Here we are in the midst of the hustle and bustle of another—as people like to say—“holiday season.” All around us are the advertisers and shopping, the obligatory Christmas concerts and parties; we are involved in all the preparations for the home, the card sending, the cookie baking; we have all the Christmas specials on TV; all these things that are to make this “the most wonderful time of year.” There’s so much to do and yet so little time, and yet the church calls us to observe the season of Advent.
So what is the season of Advent? Advent means “coming” and serves as a time of preparation to welcome Jesus, our Promised Savior. Our celebration of Christmas remembers Jesus’ coming into the world to be our Savior; and in Advent we remember that Jesus, who came as a Baby born of the Virgin, still comes to us today in His Word and Sacrament. In Advent we also place ourselves in the shoes of the Old Testament saints as we wait for Jesus’ promised return in glory on the Last Day.
Advent has a two-fold emphasis. First, it is a time of joyous remembrance of Jesus’ Coming. Second, Advent is a time to “clean house” spiritually in preparation for Jesus’ Second Coming. With these two themes, the Scripture readings during Advent lead us to introspection and renewal and great joy and celebration as we head toward Christmas.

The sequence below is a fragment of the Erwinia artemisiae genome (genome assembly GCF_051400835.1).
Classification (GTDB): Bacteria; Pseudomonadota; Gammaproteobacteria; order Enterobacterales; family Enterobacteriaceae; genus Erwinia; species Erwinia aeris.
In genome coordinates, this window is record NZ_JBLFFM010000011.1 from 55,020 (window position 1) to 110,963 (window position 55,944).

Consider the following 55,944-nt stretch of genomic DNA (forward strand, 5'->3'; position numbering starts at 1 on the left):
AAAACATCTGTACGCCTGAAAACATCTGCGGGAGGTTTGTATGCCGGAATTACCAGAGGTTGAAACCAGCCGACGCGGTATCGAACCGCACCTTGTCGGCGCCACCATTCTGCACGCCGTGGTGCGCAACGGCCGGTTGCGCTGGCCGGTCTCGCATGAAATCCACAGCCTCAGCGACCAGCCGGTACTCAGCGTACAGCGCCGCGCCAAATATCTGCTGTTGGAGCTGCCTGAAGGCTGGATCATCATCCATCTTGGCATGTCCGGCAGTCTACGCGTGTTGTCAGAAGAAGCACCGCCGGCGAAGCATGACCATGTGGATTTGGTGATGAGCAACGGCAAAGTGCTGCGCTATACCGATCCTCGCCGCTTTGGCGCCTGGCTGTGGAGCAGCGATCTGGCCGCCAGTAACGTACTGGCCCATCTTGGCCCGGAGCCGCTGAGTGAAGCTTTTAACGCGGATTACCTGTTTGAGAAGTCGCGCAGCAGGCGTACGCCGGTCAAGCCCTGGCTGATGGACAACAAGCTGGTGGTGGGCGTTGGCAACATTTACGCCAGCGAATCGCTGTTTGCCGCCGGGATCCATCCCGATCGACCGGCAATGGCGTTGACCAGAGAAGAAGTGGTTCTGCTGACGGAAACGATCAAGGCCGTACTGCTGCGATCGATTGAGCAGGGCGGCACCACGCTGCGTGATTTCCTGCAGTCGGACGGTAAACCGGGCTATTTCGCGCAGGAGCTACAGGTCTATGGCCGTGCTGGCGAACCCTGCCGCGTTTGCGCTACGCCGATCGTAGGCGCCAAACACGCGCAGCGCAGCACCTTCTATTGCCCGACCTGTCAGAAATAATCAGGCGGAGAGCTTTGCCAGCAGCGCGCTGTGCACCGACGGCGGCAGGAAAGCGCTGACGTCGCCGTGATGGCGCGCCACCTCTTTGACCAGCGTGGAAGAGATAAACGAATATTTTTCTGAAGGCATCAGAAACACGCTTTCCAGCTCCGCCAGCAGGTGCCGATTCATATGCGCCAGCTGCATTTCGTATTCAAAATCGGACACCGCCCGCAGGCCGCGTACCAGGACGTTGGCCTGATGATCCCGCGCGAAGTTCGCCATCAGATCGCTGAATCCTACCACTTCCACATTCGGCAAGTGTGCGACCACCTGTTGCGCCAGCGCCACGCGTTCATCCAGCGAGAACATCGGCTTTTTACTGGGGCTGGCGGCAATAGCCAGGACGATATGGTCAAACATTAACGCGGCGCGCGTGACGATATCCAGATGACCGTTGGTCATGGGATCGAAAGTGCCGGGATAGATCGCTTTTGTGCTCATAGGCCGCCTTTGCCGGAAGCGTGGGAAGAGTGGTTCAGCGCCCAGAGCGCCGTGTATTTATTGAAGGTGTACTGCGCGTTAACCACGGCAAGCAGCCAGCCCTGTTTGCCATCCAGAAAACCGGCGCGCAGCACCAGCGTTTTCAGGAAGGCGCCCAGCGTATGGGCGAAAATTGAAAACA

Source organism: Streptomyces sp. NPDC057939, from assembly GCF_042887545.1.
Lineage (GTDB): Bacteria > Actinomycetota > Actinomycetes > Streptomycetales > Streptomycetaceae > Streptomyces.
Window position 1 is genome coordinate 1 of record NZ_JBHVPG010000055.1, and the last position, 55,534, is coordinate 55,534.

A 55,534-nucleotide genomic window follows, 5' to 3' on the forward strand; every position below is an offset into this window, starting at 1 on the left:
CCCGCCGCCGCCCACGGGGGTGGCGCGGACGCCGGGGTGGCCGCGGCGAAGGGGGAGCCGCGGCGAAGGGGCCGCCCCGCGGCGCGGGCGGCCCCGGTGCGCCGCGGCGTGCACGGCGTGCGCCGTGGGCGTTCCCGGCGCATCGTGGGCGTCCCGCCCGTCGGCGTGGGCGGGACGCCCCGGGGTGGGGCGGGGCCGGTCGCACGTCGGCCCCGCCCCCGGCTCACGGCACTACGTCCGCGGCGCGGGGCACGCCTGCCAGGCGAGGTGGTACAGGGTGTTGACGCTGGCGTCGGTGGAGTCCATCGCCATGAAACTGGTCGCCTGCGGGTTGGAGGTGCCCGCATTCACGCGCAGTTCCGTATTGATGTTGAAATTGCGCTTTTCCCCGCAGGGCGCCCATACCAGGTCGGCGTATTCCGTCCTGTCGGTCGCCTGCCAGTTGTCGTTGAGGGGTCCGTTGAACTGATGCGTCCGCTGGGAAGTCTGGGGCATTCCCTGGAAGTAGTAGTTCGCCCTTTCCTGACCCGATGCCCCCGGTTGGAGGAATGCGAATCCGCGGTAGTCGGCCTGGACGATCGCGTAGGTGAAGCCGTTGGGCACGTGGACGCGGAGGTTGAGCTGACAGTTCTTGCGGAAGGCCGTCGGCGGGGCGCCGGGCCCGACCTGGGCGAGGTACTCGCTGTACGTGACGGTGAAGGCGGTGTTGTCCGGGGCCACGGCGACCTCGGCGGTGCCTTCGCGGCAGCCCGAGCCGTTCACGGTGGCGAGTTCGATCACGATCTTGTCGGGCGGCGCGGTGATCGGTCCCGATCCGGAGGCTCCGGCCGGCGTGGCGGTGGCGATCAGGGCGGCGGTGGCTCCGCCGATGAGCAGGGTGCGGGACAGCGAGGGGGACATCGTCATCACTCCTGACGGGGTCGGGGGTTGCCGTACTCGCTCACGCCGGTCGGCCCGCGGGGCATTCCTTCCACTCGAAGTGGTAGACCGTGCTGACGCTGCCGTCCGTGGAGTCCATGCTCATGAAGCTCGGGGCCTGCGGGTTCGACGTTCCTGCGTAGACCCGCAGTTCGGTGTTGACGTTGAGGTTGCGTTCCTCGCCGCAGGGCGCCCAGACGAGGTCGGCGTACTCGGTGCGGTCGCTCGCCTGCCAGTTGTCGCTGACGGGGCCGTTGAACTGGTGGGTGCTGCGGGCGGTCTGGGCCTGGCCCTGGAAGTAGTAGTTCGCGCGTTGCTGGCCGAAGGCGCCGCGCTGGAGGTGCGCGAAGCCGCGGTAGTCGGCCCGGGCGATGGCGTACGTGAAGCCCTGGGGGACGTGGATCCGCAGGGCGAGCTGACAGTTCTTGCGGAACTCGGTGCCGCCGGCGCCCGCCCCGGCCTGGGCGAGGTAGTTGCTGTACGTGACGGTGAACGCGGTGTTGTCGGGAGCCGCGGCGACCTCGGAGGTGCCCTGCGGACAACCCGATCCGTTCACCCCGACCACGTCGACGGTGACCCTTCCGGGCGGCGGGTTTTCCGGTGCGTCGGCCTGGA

But Advent is not one more thing on the “to do” list. Instead, the church with her season of Advent is the calm in the midst of the storm. Here we quietly hear and meditate on our Lord, His work, His graces, His blessings. Here we are lifted out of the day in, day out busyness to focus our attention on what is truly vital—sin and our Savior from sin.
The thing is, the world around us thinks that the most vital things are always found in all the outward trappings; that Christmas has its true joy and fulfillment when we do/ are involved with what is around us and we are in the midst of: sounds, activity, and sentimentality.
But the Church, Advent, calls us away from this to a quiet meditation on our Lord, His grace, His work, His salvation, His return. She calls us to a time of prayer, meditation and repentance.
Notice the preparation of the world, what the world thinks makes for a perfect celebration—outward things / trappings; notice the Church’s preparation now for a joyous Christmas is an inward preparation of the heart. Which way prepares us best for a joyous Christmas?